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Offline NadineP21

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Family support
« on: November 11, 2018, 12:50:41 PM »
Hello, I am in the process of qualifying to be a donor for my nephew.  My husband is understandably concerned about the risks, both short and long term.  We met with the nephrologist, and I have talked with my donor advocate.  I have offered to have him talk with donor spouses, but to date he has been unwilling, stating nothing will change his mind.  I am very conflicted as I want to donate but would prefer my husband to be on board with the decision.  Has anyone had a similar experience?  Thank you. 
Nadine

Offline Fr Pat

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Re: Family support
« Reply #1 on: November 11, 2018, 06:46:13 PM »
You might want to post this also at the FaceBook page of Living Donors on Line, as more donors check in there these days rather than here.
    best wishes,
      Fr. Pat

Offline willow123

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Re: Family support
« Reply #2 on: November 11, 2018, 06:57:03 PM »
Hi Nadine.  I can completely relate to your husband.  My spouse has siblings with a genetic kidney disease--for the past 15 years or so he has been lined up do donate to one or another, either directly or through a paired exchange.  It has been an omnipresent spectre in our home, influencing things like when we might take vacation, leaving town to do bloodwork, etc.  He was told just last week that he will be participating in a donation chain in another city in December.  I am feeling extremely upset and overwhelmed but also relieved that we will finally have this over with.

I, too, spoke with nephrologists and it did absolutely nothing to ease my mind.  In fact, it made me only more concerned because it became readily apparent that rigorous long-term studies of kidney donors have not been done.  Only recently have hospitals begun following kidney donors, and then only for two years.  One nephrologist told me there is no follow-up or good studies because nobody will pay for it.  And that is true, when you think about it.    Another surgeon told me that he didn't know of any negative consequences impacting any donor except for maybe high blood pressure later in life.  I asked about fatigue, and he told me he'd never heard about that being a problem.  And this is a doctor from a very well-known hospital!  No side effects ever!   So I do think that if your husband is concerned and skeptical, the "experts" aren't going to win him over.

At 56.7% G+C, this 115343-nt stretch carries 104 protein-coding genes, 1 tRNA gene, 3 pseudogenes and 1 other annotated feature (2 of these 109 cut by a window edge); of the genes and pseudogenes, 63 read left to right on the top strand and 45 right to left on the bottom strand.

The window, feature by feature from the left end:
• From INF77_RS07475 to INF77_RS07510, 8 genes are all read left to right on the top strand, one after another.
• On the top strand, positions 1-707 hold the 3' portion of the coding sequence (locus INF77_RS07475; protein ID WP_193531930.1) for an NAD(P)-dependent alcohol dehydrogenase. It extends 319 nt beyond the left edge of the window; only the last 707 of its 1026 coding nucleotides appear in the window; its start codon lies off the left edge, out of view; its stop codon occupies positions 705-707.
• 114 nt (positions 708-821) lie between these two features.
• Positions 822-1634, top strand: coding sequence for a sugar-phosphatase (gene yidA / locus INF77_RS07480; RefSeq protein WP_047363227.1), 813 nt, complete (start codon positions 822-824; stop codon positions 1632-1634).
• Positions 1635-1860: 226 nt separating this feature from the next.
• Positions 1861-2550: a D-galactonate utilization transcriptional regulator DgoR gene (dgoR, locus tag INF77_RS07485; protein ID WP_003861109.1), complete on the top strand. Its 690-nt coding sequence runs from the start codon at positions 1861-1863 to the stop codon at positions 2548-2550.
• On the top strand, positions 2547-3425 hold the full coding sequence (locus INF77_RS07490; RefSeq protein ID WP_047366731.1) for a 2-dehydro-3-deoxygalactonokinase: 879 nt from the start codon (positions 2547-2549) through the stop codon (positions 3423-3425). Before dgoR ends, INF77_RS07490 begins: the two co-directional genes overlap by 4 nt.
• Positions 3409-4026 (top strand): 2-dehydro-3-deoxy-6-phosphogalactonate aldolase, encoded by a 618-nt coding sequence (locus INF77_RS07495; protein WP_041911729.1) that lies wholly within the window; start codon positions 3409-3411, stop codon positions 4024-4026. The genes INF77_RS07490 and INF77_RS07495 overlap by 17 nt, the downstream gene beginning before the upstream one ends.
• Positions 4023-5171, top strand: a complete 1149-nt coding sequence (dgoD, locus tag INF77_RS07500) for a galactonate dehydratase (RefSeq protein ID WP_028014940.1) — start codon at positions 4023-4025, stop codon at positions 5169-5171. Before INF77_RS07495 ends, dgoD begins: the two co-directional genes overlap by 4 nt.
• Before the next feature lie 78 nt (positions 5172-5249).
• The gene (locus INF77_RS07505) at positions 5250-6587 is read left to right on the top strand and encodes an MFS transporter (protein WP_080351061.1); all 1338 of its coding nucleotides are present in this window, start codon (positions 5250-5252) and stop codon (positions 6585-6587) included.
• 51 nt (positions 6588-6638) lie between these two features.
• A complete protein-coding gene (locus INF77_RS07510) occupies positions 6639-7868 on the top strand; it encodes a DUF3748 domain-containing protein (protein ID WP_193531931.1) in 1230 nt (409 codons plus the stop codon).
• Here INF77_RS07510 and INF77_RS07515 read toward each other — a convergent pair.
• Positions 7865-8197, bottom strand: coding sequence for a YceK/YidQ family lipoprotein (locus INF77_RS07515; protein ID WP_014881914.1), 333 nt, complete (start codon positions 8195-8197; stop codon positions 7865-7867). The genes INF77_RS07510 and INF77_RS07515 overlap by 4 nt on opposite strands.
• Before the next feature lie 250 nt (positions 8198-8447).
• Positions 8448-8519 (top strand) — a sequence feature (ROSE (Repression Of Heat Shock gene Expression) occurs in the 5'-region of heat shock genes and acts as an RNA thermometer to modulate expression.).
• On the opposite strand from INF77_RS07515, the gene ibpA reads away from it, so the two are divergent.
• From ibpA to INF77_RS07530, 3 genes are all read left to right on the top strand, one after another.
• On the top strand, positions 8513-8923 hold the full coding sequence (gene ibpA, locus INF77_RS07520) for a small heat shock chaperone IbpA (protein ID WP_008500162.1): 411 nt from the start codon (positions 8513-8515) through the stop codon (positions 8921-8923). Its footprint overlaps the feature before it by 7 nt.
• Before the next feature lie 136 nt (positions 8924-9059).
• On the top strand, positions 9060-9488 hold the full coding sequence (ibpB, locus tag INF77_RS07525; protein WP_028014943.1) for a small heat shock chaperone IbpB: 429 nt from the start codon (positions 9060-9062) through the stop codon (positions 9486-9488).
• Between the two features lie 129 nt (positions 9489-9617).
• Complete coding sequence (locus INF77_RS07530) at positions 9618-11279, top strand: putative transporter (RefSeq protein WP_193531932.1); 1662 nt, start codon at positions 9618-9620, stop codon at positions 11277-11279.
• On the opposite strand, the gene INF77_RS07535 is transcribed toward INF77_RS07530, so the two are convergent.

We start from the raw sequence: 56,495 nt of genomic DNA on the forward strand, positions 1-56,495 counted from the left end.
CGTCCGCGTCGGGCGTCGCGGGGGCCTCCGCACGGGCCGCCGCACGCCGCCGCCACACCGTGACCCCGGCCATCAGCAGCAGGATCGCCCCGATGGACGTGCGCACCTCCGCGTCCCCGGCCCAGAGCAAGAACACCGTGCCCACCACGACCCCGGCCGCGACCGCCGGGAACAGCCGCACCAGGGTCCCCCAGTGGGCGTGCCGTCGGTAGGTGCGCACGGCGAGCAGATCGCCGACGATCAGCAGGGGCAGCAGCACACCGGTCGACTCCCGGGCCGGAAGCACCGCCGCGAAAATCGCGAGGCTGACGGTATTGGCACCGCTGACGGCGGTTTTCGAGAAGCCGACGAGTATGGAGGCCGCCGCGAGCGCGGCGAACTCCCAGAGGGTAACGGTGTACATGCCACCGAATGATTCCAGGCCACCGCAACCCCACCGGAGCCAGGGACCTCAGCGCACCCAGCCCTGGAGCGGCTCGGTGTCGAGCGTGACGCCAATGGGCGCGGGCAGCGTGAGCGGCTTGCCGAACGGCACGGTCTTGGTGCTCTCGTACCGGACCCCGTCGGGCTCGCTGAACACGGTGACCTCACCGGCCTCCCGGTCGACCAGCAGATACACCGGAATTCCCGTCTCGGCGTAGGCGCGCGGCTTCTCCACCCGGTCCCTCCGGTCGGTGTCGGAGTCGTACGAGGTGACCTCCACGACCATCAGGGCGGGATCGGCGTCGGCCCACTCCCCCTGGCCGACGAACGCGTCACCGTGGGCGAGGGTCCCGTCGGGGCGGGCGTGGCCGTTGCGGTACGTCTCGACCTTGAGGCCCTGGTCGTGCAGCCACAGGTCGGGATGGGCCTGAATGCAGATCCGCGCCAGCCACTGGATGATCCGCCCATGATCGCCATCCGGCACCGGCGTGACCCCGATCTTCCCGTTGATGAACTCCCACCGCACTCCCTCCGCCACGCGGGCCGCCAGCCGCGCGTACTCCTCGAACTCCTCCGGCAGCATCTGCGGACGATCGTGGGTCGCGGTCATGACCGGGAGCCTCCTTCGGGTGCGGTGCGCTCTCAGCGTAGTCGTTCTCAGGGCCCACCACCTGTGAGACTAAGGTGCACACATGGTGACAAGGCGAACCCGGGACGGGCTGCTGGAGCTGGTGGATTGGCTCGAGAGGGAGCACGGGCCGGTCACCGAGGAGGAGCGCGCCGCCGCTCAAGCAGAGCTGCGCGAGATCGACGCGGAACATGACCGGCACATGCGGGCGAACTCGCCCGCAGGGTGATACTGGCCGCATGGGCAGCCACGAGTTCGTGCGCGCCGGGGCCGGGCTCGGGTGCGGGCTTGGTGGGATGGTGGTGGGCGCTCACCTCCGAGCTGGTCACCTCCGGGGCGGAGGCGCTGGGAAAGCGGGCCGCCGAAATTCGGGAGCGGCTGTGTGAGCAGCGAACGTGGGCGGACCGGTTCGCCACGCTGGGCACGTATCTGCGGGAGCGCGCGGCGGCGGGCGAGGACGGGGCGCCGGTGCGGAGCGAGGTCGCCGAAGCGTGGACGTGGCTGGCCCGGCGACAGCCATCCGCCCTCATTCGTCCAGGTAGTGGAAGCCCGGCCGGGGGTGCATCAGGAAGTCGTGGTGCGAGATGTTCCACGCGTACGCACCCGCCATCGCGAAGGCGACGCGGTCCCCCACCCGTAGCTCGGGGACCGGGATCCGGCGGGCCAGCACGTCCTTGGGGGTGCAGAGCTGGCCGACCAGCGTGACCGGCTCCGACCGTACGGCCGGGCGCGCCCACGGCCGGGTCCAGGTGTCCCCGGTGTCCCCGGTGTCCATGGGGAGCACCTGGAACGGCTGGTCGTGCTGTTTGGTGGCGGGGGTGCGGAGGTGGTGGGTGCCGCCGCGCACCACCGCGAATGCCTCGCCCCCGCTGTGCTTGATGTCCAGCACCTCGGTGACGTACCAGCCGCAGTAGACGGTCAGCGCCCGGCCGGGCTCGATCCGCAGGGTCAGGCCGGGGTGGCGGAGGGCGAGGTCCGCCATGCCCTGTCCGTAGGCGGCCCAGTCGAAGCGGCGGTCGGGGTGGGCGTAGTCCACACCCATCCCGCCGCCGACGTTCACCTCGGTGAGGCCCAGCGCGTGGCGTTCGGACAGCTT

Now, my spouse was going to do this regardless of my wishes because there was just too much familial pressure to resist.  Plus the disease is  a terrible one that he escaped by luck of the draw, and there is a certain amount of guilt that comes along with that.  I just came around to accepting and supporting this only a couple of years ago, when I could see that it was tearing him apart.   Also important for the change in my thinking is that our circumstances have changed since 15 years ago--our children are older, we are more financially secure, etc. which made it easier to take on the risk that he might not be able to do his demanding work for quite a while.

I can tell you firsthand that the entire process stinks for spouses.  It's like we don't exist.  The donor needs to have a caretaker for immediately after the surgery, but I don't think the hospitals really care who that is.  They ask the donors about their spouse during the psychological workup, but they don't ask to meet the spouses.  They don't care about what might be going on in the donor's life when they schedule the surgery, at least when they are paired (ex:  our surgery is scheduled for the week before Christmas).  And while the donor might be excited and nervous about their impending hospital adventure, all that is left for the spouse is to worry.  Worry, worry and more worry.  And figuring out logistics, which is hard to do because the transplant coordinators talk to the donors, not their spouses.  There is absolutely no outlet for spousal concerns and fears, which are all quickly dismissed by doctors and staff anyway.  Honestly, nothing is more infuriating.